MQ-1 Predator Drone of the kind used to wreak death, destruction and terror in Pakistan's Swat Valley September 2009. Two million refugees; Obama's Guernica.

On Making a Cardboard Drone

During March 2010, US President Barack Obama was scheduled to visit Canberra and address the Australian Parliament. The announcement was sparse on detail. The first date proposed was 23 March and this was later changed to 26 March and then postponed till June. On behalf of Stand Fast, veterans against the Iraq and Afghan wars, veteran peace activist, Graeme Dunstan, set out to organise a "drone attack welcome".

The idea was to create a small fleet of slogan-bearing drones to capture the attention of the national and international media reporting on the visit.

The philosophy was that when the peace movement is as weak as it is now and one cannot expect big crowds to mobilise in dissent, one must be artful.

Via Facebook and email networks of anti war groups, the drone making attracted a lot of interest at home and abroad, including organisers from CodePink, Women for Peace who had been thinking along the same lines. Below the drones they made and had on display at their protest march in Washington DC on the 7th anniversary of the Afghan War. See CodePink pix.

Maybe Obama will come to Canberra in June 2010 as promised. Maybe not. Whatever a drone fleet is in preparation.

What follows is making instructions for a cardboard drone of the MQ-1 variety. You will note this model is not the least bit aerodynamic. Rather they are 3D placards designed to carry slogans and catch the eye.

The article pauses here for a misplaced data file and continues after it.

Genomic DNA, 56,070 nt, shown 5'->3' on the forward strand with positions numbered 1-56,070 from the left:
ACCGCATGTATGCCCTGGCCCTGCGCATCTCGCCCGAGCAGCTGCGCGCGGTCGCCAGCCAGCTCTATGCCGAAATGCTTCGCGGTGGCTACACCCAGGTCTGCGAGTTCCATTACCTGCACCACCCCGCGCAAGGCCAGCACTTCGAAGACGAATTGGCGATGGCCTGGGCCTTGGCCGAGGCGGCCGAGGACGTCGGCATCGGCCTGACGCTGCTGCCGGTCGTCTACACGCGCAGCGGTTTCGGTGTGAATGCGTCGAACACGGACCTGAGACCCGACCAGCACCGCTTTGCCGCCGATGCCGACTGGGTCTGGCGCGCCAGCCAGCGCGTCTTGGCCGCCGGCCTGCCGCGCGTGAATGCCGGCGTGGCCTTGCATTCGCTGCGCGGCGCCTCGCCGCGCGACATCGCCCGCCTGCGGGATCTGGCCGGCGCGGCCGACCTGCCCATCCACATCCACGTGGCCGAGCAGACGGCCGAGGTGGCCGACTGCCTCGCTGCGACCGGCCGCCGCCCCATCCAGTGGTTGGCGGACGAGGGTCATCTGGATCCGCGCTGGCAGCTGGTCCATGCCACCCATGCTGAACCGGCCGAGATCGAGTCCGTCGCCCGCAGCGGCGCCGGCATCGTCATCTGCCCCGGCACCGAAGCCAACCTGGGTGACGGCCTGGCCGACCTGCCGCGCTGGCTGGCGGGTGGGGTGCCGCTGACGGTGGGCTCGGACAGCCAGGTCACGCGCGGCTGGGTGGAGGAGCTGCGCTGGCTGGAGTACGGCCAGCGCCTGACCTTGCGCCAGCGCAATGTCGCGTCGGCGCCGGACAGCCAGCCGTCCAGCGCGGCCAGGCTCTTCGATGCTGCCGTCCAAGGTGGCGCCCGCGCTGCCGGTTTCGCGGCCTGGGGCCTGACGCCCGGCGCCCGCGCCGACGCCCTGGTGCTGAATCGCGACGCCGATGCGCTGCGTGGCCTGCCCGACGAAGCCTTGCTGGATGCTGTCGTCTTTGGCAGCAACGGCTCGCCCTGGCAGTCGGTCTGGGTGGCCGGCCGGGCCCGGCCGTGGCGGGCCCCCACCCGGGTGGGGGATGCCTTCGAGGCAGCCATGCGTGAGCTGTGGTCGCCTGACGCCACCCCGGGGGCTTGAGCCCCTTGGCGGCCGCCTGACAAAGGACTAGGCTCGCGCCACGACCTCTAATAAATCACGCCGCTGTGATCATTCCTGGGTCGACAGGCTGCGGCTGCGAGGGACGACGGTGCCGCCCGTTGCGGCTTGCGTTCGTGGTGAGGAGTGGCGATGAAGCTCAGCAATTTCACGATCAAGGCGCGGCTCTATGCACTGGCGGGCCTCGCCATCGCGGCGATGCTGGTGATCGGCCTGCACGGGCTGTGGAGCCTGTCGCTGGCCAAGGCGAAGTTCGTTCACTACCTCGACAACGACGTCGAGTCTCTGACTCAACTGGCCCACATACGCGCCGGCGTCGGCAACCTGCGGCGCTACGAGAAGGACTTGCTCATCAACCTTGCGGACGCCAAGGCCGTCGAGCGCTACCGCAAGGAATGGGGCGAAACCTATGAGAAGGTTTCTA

Materials and Tools
The body is made of 92 mm dia mailing tubes and the underwing rockets 62 mm dia.

I chose mailing tubes because they are cheap and readily available. But I discovered that they are made from poor quality cardboard which is structurally weak. It also absorbs moisture and gets soft in damp air and what's more it is coated with a paper which is poorly adhered and peels off under stress. Next time i make a drone i make them more enduring by using PVC drain pipes for the body and rockets.

The head was sculpted from corrugated cardboard salvaged from a white goods store. Corrugated cardboard is an excellent material for making stuff. It costs nothing, is easy to cut, easy to glue, ready to paint, lightweight and structurally strong.

The wings and fins are made from 6 mm three ply. Cardboard would have been too weak for the spans involved. I tried 3 mm MDF (medium density fibre board) which is very cheap but I found it likewise too weak.

For the blades of the propellor i used corflute, a corrugated polythene used for by real estate agents and politicians to make placards. It likewise is readily available to re-cycle, easy to cut, easy to glue and paint. What's more it is weather proof and bend resilient.

Tools included steel rulers and right angles, pencils, snap blade knives, hot melt glue gun and glue sticks, hand saw, jig saw, cordless drill and 16 and 20 mm spade bits.

Step 1: Make a scale drawing
Using graph paper (5 mm squares) make a 1:10 scale sketch of the drone. This will serve as a guide to dimensions, shape and relative positions of the features. In drawing it, the diameter of the mailing tube was the critical dimension; all other bits were made in proportion to it.

Remember that the aim is NOT to reproduce a drone to exact dimensions. Rather the aim is to represent a drone, to make something that looks like a drone, and which emphasises its distinguishing features such as for example the sperm-like head, the distinctive splayed under fins and the propellor at the rear.

You can get 3D models of the MQ-1 Predator here.

Step 2: Sculpting the Drone head